While Gulliver is captain of a merchant ship bound for Barbados and the Leeward Islands, several of his crew become ill and die on the voyage. Gulliver hires several replacement sailors in Barbados. These replacements turn out to be pirates who convince the other crew members of a riot.

Gulliver decides to go to a “thread” (an island) to fend for himself. Almost immediately, he is discovered by a herd of ugly, despicable, and human creatures called Yahoos. They attack him by climbing trees and defecating on him. He is saved from this misfortune by the appearance of a horse by the name of Houyhnhnm. The gray horse leads Gulliver home, where he is introduced to the mare (wife), two potrod (children), and a sorrel (the servant).

Gulliver also sees that the Yahoos are kept in pens far from the house. It becomes immediately apparent that, except for Gulliver’s clothing, he and the Yahoos are the same animal. From this moment on, Gulliver and his teacher begin a series of discussions on the evolution of Yahoos, on topics, concepts and behaviors related to the Yahoo society, which Gulliver represents, and on the Houyhnhnms society.

Despite the good treatment offered, the Kingdom Assembly determines that Gulliver is a Yahoo and must either live with the disbelieving Yahoos or return to his own world. With great sadness, Gulliver says goodbye to the Houyhnhnms.

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He builds a canoe and sails to a nearby island where a crew from a Portuguese ship is finally found. The ship’s captain returns to Gulliver to Lisbon, where he lives in the captain’s house. Gulliver is so repelled by the sight and smell of these “civilized Yahoos” that he cannot bear to be around them.

Eventually, however, Gulliver agrees to return to his family in England. Upon arrival, he is rejected by his Yahoo family, so he buys two horses and spends most of his days tending and chatting with the horses in the stable to be as far away from his Yahoo family as possible.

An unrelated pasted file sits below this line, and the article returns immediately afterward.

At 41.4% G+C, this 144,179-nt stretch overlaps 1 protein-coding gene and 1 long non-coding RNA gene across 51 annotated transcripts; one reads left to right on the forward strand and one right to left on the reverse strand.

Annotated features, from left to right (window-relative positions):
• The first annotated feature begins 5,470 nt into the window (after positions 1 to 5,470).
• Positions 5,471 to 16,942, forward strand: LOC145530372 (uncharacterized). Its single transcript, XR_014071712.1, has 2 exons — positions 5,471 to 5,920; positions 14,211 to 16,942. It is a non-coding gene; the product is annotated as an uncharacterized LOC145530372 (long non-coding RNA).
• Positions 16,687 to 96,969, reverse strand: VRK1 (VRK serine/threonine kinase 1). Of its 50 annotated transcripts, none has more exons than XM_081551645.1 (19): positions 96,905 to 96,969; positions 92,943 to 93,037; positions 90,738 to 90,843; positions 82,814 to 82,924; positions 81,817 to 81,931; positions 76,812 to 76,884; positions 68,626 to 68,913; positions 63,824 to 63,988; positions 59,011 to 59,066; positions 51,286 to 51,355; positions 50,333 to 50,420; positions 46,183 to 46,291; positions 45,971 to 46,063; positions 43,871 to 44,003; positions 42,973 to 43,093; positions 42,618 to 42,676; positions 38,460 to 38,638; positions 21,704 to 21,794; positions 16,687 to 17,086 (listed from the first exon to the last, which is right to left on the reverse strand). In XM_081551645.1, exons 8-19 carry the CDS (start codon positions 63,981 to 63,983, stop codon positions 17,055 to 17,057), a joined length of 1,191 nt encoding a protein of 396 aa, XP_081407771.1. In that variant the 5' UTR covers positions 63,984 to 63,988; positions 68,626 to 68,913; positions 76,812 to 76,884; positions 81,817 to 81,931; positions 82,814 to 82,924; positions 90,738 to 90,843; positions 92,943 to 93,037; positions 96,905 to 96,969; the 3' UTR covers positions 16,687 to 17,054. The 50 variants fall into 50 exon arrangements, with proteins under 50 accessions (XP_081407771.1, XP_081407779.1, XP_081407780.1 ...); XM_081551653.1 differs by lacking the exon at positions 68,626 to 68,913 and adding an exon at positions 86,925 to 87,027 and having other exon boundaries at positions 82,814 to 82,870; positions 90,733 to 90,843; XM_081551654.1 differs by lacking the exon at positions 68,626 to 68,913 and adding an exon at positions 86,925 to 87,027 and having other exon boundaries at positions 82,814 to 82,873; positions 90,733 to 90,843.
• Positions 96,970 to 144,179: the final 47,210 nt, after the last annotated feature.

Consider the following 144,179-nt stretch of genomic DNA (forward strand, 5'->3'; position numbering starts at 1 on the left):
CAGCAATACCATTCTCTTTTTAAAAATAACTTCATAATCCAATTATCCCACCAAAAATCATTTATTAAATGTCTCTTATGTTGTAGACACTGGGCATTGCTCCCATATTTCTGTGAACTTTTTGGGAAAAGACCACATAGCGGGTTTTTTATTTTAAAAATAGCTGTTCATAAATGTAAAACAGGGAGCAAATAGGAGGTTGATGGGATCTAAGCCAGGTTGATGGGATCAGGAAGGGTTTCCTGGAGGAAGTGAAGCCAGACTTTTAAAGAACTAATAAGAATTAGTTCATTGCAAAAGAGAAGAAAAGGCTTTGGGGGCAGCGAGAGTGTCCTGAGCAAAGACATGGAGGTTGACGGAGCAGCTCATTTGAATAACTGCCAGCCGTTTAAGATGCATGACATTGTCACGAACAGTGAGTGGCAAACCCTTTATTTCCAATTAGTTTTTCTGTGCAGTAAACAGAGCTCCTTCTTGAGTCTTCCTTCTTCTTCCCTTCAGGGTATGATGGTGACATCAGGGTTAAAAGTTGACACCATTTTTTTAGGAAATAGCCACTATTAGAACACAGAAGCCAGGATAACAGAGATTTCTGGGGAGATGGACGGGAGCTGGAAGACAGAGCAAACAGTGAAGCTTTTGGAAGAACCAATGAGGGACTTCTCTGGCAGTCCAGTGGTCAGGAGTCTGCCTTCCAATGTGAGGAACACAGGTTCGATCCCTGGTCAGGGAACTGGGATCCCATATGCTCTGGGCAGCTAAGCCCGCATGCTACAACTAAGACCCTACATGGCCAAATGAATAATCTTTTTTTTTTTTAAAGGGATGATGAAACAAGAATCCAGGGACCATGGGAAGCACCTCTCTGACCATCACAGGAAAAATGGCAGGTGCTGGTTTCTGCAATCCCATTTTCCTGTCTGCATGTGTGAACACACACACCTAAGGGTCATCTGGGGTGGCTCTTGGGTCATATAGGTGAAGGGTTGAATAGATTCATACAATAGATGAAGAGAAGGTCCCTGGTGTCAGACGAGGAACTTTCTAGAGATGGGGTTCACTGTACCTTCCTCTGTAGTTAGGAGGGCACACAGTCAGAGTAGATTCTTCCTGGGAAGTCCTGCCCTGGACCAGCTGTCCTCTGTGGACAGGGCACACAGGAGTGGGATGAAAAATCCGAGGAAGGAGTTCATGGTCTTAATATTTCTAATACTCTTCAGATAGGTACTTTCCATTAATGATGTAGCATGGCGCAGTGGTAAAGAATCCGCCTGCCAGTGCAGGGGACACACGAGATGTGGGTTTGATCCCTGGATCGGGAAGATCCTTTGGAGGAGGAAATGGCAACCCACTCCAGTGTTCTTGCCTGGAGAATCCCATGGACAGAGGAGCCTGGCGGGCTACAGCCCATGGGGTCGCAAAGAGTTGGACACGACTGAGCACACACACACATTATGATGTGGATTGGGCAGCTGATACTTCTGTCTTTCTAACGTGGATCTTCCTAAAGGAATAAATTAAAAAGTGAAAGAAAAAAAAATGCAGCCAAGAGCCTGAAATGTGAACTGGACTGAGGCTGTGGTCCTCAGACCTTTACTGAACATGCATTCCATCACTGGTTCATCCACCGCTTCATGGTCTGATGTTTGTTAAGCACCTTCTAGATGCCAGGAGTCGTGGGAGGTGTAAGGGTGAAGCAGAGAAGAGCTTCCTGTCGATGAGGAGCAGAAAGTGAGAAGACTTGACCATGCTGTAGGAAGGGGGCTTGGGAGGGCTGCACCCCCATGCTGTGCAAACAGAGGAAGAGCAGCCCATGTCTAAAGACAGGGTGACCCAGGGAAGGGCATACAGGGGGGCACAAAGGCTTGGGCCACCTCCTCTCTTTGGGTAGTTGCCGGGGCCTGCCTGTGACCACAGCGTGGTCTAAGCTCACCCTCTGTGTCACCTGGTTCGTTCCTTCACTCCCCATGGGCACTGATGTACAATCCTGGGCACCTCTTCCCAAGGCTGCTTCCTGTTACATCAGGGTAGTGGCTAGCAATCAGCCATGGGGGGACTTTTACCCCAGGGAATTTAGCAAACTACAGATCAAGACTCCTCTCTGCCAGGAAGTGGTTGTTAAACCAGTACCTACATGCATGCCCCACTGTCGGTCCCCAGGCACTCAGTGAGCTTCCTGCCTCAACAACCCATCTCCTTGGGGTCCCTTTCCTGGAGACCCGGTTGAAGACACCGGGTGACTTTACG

Genre: Fantasy satire

When it comes to a multi-genre text like Gulliver’s Travels, critics can easily put the book in a particular category. On one level, it appears to be a travel narrative, and the subtext appears to be political satire and fantasy, not a historical chronicle.


  • Lemuel Gulliver: A traveler and adventurer. Gulliver is the protagonist of travel. He is an observer of other beings and other cultures.
  • Golbasto Momaren: The Emperor of Liliput.
  • Reldresal: A Lilliputian councilor, chief secretary for private affairs.
  • Skyresh Bolgolam: High Admiral of Liliput, a counselor to the Emperor.
  • Slamecksan and Tramecksan: Lilliputian political parties.
  • Glumdalclitch: The daughter of Gulliver’s master at Brobdingnag.
  • Rey de Laputa: He is concerned about mathematics and music.
  • The Academy: They plan reforms without considering the effects.
  • Munodi: The Governor of Lagado.
  • The Struldbruggs: A race of humans who age without dying.
  • Houyhnhnms: Superiors, totally rational horses, who are the masters of the Yahoos.
  • Yahoos: The Nasty Anthropoids.
  • The Gray Horse: Gulliver’s Master in the Land of the Houyhnhnms.


In each stage of Gulliver’s Travels, the fantasy elements are subordinated to Swift’s satire and critical thinking. Almost since the birth of the narrative, imaginative works of fiction have served as powerful platforms for social commentary.

Gulliver’s Travels are a satire, a satire is a fictional (usually fun) work that uses sarcasm and irony to mock humanity’s general patience. Jonathan Swift was one of the best satire writers English literature has ever seen.

Swift saw the book as politically explosive, and therefore as something he had to carefully present and position to avoid prosecution.